around the country had encountered him at one time or another, and eyes did not
remain dry when we learned of this tragedy.

Please accept my sincere condolances at this tragic time.

Kind regards,

Kevin James

I practice in Seattle and defend Longshore Act cases. I have known Doug for
about 18 years and have the highest regard for him. He was always a pleasure to work
with and showed a skilled professionalism at all times. He clearly placed his
client’s interests above all else, and I will certainly miss him.

Ray Warns

The night I learned Doug had died I wanted to find the W.H. Auden poem with
the lines “…stop the clock”… “my friend is dead”. My collection didn’t
have that eulogy; instead I found Auden’s poem about the Bruhnyel (?sp) painting I
saw in Paris; I remembered Mike Healey said Doug and his wife Jane had gone to Paris
in the recent past, to celebrate her life, and theirs together. I hope they saw the
painting. It shows Icarus falling to the sea while the townspeople and farmers go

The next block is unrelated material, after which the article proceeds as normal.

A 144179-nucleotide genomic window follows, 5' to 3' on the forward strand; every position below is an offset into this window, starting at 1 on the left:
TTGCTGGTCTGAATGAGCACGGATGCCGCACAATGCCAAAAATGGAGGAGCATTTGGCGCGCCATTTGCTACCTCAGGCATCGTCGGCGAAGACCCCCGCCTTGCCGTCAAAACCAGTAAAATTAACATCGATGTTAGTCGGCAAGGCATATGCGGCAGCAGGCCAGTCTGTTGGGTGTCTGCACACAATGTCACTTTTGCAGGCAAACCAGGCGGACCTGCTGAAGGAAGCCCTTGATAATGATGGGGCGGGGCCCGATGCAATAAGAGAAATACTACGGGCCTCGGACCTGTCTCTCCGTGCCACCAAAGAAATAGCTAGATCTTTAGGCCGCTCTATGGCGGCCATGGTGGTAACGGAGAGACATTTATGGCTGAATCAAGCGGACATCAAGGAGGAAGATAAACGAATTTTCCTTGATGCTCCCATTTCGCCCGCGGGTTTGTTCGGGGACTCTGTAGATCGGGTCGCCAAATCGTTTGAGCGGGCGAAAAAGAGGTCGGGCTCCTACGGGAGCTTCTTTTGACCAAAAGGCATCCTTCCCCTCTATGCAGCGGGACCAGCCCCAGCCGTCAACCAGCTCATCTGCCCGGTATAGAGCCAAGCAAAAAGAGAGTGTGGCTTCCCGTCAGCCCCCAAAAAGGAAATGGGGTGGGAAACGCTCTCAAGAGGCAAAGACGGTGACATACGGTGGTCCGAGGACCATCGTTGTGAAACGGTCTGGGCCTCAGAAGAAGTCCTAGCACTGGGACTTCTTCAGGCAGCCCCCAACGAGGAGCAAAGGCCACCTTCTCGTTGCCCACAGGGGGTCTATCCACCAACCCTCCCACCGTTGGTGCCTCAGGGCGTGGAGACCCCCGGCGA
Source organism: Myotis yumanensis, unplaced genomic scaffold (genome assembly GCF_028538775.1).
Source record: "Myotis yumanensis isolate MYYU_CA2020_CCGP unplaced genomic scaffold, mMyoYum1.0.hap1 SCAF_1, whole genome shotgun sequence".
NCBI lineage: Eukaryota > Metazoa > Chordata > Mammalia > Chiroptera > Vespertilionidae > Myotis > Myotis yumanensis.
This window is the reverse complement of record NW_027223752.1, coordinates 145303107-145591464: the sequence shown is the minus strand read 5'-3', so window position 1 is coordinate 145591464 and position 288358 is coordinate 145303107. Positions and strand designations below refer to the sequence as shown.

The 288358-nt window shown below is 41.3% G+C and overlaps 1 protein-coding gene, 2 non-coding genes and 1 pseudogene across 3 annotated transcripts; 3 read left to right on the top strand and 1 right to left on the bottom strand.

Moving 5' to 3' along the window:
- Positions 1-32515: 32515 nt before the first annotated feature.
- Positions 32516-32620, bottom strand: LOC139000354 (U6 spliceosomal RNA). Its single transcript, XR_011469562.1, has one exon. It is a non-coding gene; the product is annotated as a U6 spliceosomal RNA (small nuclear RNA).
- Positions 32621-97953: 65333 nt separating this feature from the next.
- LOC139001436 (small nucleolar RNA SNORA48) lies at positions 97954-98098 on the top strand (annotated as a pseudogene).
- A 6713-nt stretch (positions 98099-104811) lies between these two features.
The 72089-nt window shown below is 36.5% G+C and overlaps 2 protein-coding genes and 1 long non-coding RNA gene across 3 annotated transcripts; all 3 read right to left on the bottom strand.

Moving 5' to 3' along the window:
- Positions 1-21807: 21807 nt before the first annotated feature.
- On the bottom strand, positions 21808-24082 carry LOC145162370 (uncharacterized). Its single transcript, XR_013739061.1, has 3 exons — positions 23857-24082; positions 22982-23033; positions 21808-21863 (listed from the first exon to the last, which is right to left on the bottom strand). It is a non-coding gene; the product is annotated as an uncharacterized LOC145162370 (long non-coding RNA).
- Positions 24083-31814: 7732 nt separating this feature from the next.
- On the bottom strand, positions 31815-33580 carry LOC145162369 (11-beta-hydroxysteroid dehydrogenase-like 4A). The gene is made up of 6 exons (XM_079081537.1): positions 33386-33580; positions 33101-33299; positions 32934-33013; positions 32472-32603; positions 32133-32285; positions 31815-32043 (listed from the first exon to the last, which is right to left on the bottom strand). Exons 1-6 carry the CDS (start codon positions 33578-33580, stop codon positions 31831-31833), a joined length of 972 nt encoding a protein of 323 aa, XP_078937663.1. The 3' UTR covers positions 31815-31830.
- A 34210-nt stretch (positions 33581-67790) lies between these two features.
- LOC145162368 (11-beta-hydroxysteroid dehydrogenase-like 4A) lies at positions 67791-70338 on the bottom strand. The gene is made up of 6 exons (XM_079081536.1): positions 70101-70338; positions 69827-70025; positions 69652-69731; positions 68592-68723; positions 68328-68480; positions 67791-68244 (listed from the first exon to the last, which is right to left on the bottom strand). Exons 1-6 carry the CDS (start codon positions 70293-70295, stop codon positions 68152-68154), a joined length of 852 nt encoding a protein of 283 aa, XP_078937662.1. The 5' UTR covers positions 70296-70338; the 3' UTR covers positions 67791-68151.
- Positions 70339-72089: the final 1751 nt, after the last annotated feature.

about their business, oblivious. Auden’s poem addresses this irony– how suffering
or tragic events happen to others while we, heads down, distracted, are blind to
them. We who knew Doug cannot be blind to suffering and tragedy today. But it is
the greatest testament to his life that Doug was never blind to the suffering of
others. His practice of law, but especially of life itself, will remain a light for
all my life. I will miss his kindness, his wonderful humor, his outstanding professionalism. My deepest sympathy to Doug’s family and law firm.

Dianne Sawyer

First off, my heartfelt condolences to Doug’s colleagues and family over his
most egregious and untimely death. It is a most tragic and terrible act that was
comitted. I thank Doug and his partners who started the Firm. I became a client in
around 1994. Alan Graff was my attorney at the time. I was referred to Swanson,
Thomas and Coon by my friends and comrades at PCUN. Four years later, I won my
“permanent disability” Social Security claim, that had been denied numerous

I’ve worked all of my life on social justice issues…so did Doug. I hope and pray
that all of you kind, loving folks find peace, soon, and know that even those of us
who were clients of past times are deeply, deeply affected by the tremendous loss of

In Solidarity,

Kathleen M. Weaver

Doug was such a terrific and optimistic person. He was one of the first
people I met through the National Lawyers Guild when I moved to Portland, and I was
shocked to read that he was missing, and now that he was crime victim. Sadly, I am